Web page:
I bought my first shares of Hansen Medical (symbol: HNSN) today at $2.76 per share. It is a very risky move. It is not clear that Hansen is at a short-term bottom. I don't expect the stock to go up significantly until it reports an increasing number of sales for its robotic surgical catheter systems. That can't happen until after the September quarter ends, and may not be until well into 2010. On the other hand, I am looking at Hensen as a long term investment, and it is going for a small fraction of its 52 week high of $20.20.
Hansen was supposed to be the new Intuitive Surgical (ISRG). Unfortunately its timing was bad. It was starting to sell significant amounts of its products, which only began selling in 2007. Their surgical Sensei Robotic Systems run $600,000 each. When the economic turmoil hit last fall, hospitals started delaying orders. Revenues peaked at $10.9 million in Q3 2008. They seemed to be stabilizing after Q4 came in at $7.3 million and Q1 2009 came in at $7.1 million.
In April Hansen sold more stock, raising an additional $35 million. Which was necessary since they were burning over $5 million in cash per quarter, and the recession made it impossible to know when they might become profitable.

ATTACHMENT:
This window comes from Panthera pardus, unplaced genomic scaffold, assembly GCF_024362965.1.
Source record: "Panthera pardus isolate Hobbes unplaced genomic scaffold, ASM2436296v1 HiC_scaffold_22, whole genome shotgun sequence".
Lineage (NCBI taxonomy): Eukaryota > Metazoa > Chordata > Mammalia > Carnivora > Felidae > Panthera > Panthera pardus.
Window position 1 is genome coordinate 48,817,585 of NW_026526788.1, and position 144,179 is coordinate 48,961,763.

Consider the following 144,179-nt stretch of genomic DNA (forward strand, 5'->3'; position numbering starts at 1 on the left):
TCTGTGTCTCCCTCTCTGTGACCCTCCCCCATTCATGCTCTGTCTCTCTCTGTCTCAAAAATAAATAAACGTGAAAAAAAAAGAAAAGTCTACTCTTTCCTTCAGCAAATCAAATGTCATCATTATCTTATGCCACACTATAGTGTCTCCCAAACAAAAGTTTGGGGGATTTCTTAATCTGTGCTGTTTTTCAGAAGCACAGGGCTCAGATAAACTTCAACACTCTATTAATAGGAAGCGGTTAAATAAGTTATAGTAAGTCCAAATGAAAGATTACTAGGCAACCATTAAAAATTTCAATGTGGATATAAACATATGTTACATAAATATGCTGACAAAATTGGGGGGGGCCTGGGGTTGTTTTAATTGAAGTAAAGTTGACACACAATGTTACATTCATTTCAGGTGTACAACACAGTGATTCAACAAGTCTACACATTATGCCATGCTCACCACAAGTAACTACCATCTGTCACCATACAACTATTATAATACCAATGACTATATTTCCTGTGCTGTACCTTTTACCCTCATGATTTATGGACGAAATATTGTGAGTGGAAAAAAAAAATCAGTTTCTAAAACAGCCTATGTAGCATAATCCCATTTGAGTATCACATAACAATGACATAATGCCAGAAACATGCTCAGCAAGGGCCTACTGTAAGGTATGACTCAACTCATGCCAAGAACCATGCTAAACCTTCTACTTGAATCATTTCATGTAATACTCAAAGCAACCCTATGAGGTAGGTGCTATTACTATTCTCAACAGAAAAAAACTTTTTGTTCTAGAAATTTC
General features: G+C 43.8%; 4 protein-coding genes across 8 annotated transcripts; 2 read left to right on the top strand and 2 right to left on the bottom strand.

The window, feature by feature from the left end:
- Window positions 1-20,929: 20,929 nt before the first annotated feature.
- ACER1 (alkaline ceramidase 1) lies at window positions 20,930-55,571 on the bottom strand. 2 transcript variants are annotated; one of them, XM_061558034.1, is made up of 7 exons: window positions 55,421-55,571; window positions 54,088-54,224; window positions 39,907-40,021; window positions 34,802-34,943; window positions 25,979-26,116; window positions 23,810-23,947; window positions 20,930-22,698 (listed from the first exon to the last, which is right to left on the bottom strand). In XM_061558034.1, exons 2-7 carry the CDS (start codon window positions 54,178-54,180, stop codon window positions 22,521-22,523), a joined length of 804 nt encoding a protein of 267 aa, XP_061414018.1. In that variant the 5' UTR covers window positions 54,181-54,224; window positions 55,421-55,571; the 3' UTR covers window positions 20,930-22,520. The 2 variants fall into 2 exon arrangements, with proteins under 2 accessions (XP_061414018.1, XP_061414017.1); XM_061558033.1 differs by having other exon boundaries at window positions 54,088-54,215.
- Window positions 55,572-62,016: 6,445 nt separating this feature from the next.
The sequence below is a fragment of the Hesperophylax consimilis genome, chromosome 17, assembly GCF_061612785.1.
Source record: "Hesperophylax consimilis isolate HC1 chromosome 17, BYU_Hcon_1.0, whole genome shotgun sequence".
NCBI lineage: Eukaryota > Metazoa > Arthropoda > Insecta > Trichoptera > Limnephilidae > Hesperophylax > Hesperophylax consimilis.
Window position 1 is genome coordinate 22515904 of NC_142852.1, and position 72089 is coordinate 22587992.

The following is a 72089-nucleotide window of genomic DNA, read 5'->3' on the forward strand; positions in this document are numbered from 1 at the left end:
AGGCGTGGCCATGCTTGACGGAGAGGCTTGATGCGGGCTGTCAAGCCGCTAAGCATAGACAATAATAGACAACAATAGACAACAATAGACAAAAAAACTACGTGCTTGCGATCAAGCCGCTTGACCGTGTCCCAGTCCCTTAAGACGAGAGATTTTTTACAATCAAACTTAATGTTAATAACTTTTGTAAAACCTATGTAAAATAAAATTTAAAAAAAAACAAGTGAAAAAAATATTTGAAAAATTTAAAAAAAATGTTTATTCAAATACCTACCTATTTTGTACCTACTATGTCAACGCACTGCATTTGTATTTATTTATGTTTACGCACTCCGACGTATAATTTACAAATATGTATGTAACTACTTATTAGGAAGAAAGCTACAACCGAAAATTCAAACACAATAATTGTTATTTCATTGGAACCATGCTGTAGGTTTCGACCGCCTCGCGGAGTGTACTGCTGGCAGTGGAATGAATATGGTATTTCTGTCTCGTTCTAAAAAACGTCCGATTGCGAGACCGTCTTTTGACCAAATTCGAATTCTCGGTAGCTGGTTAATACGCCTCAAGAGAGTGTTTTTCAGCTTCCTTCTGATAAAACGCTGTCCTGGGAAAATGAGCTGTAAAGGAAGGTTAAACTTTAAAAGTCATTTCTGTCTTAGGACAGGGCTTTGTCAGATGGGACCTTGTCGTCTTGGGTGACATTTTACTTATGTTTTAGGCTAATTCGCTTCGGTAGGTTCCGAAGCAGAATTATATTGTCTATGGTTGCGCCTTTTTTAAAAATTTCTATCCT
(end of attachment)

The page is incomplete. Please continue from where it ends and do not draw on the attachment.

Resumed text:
On July 6, 2009, the Hansen announced disastrous preliminary second quarter revenues of $3.1 to $3.3 million.
Hence the low stock price. Hence my buying.
Today the company's market capitalization is $103 million. In my book that still makes it an expensive stock considering that its net loss even in its best quarter so far, Q3 2008, was $12 million GAAP. True, cash burn is not that bad, much of it is depreciation of startup costs. Still if they repeated Q3 for an entire year, they would have just under $44 million in annual revenue.
So why am I buying the stock?
I like robots. The results from surgeries with the Sensei system are getting really good feedback. I think a lot of hospitals want these systems. I think that when credit becomes available again, most of the system sales that have been delayed will come through.
I also think that India and China, as well as the U.S. and Europe, are going to be big markets for these machines. India and China both need to rapidly improve medical care for their middle and upper classes. They are in a position to skip straight to the most modern technologies.
Of course I could be wrong on any of my guesses about the future. There is also danger from competition; Hansen is not the only company making medical robots these days.
The Sensei robots with their Artisan Control Catheters are mainly used for electrophysiology (EP) at present, but other uses are being developed.
So on the whole what I now have in Hansen Medical is a biotechnology startup company that has only recently begun to ramp sales of its products. Better still, I bought my position when people finally stopped pricing Hansen as if it is the next ISRG.
See also my summaries of analyst conferences for Hansen Medical.